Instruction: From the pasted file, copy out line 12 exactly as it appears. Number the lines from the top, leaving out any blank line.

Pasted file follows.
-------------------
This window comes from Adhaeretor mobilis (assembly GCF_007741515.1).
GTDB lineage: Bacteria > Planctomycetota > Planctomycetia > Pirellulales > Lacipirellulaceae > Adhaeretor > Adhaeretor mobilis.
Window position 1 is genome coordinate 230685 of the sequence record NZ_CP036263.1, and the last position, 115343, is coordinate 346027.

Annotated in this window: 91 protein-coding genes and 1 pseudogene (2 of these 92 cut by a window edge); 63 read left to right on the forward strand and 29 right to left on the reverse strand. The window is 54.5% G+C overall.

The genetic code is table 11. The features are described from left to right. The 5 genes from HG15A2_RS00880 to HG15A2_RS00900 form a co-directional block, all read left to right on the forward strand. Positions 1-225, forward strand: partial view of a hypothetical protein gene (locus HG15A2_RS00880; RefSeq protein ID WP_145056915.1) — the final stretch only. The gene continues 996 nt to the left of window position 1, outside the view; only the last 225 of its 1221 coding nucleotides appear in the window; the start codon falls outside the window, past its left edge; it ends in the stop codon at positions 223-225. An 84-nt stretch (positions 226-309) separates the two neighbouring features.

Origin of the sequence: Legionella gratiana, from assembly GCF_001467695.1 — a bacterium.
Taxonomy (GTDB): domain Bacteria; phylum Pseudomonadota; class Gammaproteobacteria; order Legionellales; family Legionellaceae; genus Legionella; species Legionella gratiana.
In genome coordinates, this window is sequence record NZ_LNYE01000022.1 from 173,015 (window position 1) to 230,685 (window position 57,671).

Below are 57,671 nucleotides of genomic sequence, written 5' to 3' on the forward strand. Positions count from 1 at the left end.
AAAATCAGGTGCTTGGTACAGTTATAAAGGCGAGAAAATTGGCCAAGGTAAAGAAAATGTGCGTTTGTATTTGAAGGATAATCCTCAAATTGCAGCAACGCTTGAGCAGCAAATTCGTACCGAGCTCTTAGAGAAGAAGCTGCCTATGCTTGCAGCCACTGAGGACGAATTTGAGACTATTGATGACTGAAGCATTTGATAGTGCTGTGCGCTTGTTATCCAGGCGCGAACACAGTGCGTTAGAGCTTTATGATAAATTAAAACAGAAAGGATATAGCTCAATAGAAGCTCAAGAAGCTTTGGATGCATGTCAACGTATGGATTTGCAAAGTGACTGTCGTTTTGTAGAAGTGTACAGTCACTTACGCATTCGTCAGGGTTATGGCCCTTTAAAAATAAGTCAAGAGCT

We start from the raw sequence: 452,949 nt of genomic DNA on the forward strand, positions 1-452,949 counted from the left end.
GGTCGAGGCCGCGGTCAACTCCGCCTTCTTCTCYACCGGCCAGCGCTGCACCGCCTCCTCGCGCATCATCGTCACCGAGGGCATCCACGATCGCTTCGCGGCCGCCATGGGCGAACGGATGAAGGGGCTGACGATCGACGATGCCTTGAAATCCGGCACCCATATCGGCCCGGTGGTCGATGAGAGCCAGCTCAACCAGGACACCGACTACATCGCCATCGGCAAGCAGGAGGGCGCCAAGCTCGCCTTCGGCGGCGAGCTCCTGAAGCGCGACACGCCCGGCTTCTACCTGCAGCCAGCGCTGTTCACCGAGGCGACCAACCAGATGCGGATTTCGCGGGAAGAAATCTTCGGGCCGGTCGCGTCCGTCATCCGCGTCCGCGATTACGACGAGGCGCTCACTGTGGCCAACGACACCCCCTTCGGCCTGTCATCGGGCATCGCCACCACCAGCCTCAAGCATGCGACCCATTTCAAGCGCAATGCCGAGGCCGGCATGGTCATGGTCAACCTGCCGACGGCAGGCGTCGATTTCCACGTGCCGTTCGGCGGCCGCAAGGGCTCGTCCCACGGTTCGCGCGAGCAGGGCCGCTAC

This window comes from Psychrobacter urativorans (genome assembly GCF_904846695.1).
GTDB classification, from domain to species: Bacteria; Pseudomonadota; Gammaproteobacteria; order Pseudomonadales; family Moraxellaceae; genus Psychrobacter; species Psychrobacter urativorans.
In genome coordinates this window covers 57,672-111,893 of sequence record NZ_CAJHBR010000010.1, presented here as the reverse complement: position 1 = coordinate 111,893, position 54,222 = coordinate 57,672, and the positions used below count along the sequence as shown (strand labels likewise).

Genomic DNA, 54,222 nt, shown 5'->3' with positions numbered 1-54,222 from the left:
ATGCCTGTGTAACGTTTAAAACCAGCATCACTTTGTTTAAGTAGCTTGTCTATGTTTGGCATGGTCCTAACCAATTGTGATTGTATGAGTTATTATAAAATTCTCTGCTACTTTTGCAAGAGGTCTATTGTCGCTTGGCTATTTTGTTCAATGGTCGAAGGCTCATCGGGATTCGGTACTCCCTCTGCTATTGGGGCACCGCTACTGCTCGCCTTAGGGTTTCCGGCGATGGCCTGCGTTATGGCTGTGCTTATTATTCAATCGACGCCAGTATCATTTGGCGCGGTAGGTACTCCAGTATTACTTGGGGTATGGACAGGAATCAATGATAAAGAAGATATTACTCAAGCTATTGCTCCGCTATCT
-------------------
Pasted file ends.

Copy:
GGTCGAGGCCGCGGTCAACTCCGCCTTCTTCTCYACCGGCCAGCGCTGCACCGCCTCCTCGCGCATCATCGTCACCGAGGGCATCCACGATCGCTTCGCGGCCGCCATGGGCGAACGGATGAAGGGGCTGACGATCGACGATGCCTTGAAATCCGGCACCCATATCGGCCCGGTGGTCGATGAGAGCCAGCTCAACCAGGACACCGACTACATCGCCATCGGCAAGCAGGAGGGCGCCAAGCTCGCCTTCGGCGGCGAGCTCCTGAAGCGCGACACGCCCGGCTTCTACCTGCAGCCAGCGCTGTTCACCGAGGCGACCAACCAGATGCGGATTTCGCGGGAAGAAATCTTCGGGCCGGTCGCGTCCGTCATCCGCGTCCGCGATTACGACGAGGCGCTCACTGTGGCCAACGACACCCCCTTCGGCCTGTCATCGGGCATCGCCACCACCAGCCTCAAGCATGCGACCCATTTCAAGCGCAATGCCGAGGCCGGCATGGTCATGGTCAACCTGCCGACGGCAGGCGTCGATTTCCACGTGCCGTTCGGCGGCCGCAAGGGCTCGTCCCACGGTTCGCGCGAGCAGGGCCGCTAC